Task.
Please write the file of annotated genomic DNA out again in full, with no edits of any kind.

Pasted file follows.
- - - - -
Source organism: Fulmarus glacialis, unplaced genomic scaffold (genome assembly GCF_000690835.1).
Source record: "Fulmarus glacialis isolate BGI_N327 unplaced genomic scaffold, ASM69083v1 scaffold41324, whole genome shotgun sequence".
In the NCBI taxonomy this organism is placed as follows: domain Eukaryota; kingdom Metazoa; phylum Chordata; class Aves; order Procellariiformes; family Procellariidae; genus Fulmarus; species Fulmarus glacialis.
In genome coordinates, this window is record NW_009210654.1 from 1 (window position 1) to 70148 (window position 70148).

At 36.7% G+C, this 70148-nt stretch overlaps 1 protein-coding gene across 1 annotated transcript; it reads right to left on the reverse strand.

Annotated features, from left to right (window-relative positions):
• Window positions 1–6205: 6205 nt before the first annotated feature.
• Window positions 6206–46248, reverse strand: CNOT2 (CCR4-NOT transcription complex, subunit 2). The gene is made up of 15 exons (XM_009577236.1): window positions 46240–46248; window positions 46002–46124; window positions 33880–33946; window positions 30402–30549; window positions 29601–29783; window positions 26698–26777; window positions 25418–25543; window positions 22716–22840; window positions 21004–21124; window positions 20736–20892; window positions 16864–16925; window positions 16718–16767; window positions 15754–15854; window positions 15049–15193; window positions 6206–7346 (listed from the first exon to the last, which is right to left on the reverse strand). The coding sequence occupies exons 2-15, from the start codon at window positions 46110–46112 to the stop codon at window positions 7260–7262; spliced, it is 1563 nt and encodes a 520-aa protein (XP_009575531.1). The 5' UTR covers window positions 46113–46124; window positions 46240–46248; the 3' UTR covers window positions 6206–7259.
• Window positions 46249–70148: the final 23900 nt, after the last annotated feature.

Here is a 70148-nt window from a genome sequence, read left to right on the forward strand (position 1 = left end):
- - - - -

Source organism: Fulmarus glacialis, unplaced genomic scaffold (genome assembly GCF_000690835.1).
Source record: "Fulmarus glacialis isolate BGI_N327 unplaced genomic scaffold, ASM69083v1 scaffold41324, whole genome shotgun sequence".
In the NCBI taxonomy this organism is placed as follows: domain Eukaryota; kingdom Metazoa; phylum Chordata; class Aves; order Procellariiformes; family Procellariidae; genus Fulmarus; species Fulmarus glacialis.
In genome coordinates, this window is record NW_009210654.1 from 1 (window position 1) to 70148 (window position 70148).

At 36.7% G+C, this 70148-nt stretch overlaps 1 protein-coding gene across 1 annotated transcript; it reads right to left on the reverse strand.

Annotated features, from left to right (window-relative positions):
• Window positions 1–6205: 6205 nt before the first annotated feature.
• Window positions 6206–46248, reverse strand: CNOT2 (CCR4-NOT transcription complex, subunit 2). The gene is made up of 15 exons (XM_009577236.1): window positions 46240–46248; window positions 46002–46124; window positions 33880–33946; window positions 30402–30549; window positions 29601–29783; window positions 26698–26777; window positions 25418–25543; window positions 22716–22840; window positions 21004–21124; window positions 20736–20892; window positions 16864–16925; window positions 16718–16767; window positions 15754–15854; window positions 15049–15193; window positions 6206–7346 (listed from the first exon to the last, which is right to left on the reverse strand). The coding sequence occupies exons 2-15, from the start codon at window positions 46110–46112 to the stop codon at window positions 7260–7262; spliced, it is 1563 nt and encodes a 520-aa protein (XP_009575531.1). The 5' UTR covers window positions 46113–46124; window positions 46240–46248; the 3' UTR covers window positions 6206–7259.
• Window positions 46249–70148: the final 23900 nt, after the last annotated feature.

Here is a 70148-nt window from a genome sequence, read left to right on the forward strand (position 1 = left end):